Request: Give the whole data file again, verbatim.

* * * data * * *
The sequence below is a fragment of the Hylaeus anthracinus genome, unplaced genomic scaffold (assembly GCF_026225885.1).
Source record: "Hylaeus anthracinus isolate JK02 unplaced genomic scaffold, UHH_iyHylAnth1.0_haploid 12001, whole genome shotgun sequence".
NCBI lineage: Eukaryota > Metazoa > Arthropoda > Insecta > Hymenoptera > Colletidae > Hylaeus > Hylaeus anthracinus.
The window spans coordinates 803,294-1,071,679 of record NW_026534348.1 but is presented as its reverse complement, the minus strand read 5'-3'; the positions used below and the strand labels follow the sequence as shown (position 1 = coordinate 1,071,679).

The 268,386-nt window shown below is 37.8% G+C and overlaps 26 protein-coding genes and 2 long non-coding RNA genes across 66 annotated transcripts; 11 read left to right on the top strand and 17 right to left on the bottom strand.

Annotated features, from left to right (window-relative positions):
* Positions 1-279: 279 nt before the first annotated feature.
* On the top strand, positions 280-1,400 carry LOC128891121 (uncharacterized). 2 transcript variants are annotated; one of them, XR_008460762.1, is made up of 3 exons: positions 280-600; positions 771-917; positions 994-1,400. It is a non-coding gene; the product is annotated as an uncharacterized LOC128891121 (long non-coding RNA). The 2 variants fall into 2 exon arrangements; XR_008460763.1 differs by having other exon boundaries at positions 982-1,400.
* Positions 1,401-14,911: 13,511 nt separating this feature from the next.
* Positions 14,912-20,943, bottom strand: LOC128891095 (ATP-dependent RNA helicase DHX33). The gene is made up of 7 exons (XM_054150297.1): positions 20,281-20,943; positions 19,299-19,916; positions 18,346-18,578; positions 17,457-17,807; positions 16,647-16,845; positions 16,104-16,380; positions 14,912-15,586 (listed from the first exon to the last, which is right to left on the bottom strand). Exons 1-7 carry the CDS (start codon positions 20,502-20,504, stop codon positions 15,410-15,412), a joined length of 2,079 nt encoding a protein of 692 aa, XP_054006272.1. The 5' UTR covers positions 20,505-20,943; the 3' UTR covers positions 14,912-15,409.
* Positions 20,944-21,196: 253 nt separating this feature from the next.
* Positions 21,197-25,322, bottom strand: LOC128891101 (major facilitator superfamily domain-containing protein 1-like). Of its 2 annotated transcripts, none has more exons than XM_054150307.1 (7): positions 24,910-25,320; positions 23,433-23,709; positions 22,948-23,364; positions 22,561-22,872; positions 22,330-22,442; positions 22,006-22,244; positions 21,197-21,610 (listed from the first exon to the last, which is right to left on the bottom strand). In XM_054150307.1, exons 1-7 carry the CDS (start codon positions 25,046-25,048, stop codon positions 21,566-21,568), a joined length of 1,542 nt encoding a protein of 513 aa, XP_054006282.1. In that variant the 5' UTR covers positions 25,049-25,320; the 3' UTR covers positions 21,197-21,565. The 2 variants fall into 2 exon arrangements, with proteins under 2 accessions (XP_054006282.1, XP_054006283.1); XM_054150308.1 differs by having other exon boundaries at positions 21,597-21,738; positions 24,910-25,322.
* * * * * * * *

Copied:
The sequence below is a fragment of the Hylaeus anthracinus genome, unplaced genomic scaffold (assembly GCF_026225885.1).
Source record: "Hylaeus anthracinus isolate JK02 unplaced genomic scaffold, UHH_iyHylAnth1.0_haploid 12001, whole genome shotgun sequence".
NCBI lineage: Eukaryota > Metazoa > Arthropoda > Insecta > Hymenoptera > Colletidae > Hylaeus > Hylaeus anthracinus.
The window spans coordinates 803,294-1,071,679 of record NW_026534348.1 but is presented as its reverse complement, the minus strand read 5'-3'; the positions used below and the strand labels follow the sequence as shown (position 1 = coordinate 1,071,679).

The 268,386-nt window shown below is 37.8% G+C and overlaps 26 protein-coding genes and 2 long non-coding RNA genes across 66 annotated transcripts; 11 read left to right on the top strand and 17 right to left on the bottom strand.

Annotated features, from left to right (window-relative positions):
* Positions 1-279: 279 nt before the first annotated feature.
* On the top strand, positions 280-1,400 carry LOC128891121 (uncharacterized). 2 transcript variants are annotated; one of them, XR_008460762.1, is made up of 3 exons: positions 280-600; positions 771-917; positions 994-1,400. It is a non-coding gene; the product is annotated as an uncharacterized LOC128891121 (long non-coding RNA). The 2 variants fall into 2 exon arrangements; XR_008460763.1 differs by having other exon boundaries at positions 982-1,400.
* Positions 1,401-14,911: 13,511 nt separating this feature from the next.
* Positions 14,912-20,943, bottom strand: LOC128891095 (ATP-dependent RNA helicase DHX33). The gene is made up of 7 exons (XM_054150297.1): positions 20,281-20,943; positions 19,299-19,916; positions 18,346-18,578; positions 17,457-17,807; positions 16,647-16,845; positions 16,104-16,380; positions 14,912-15,586 (listed from the first exon to the last, which is right to left on the bottom strand). Exons 1-7 carry the CDS (start codon positions 20,502-20,504, stop codon positions 15,410-15,412), a joined length of 2,079 nt encoding a protein of 692 aa, XP_054006272.1. The 5' UTR covers positions 20,505-20,943; the 3' UTR covers positions 14,912-15,409.
* Positions 20,944-21,196: 253 nt separating this feature from the next.
* Positions 21,197-25,322, bottom strand: LOC128891101 (major facilitator superfamily domain-containing protein 1-like). Of its 2 annotated transcripts, none has more exons than XM_054150307.1 (7): positions 24,910-25,320; positions 23,433-23,709; positions 22,948-23,364; positions 22,561-22,872; positions 22,330-22,442; positions 22,006-22,244; positions 21,197-21,610 (listed from the first exon to the last, which is right to left on the bottom strand). In XM_054150307.1, exons 1-7 carry the CDS (start codon positions 25,046-25,048, stop codon positions 21,566-21,568), a joined length of 1,542 nt encoding a protein of 513 aa, XP_054006282.1. In that variant the 5' UTR covers positions 25,049-25,320; the 3' UTR covers positions 21,197-21,565. The 2 variants fall into 2 exon arrangements, with proteins under 2 accessions (XP_054006282.1, XP_054006283.1); XM_054150308.1 differs by having other exon boundaries at positions 21,597-21,738; positions 24,910-25,322.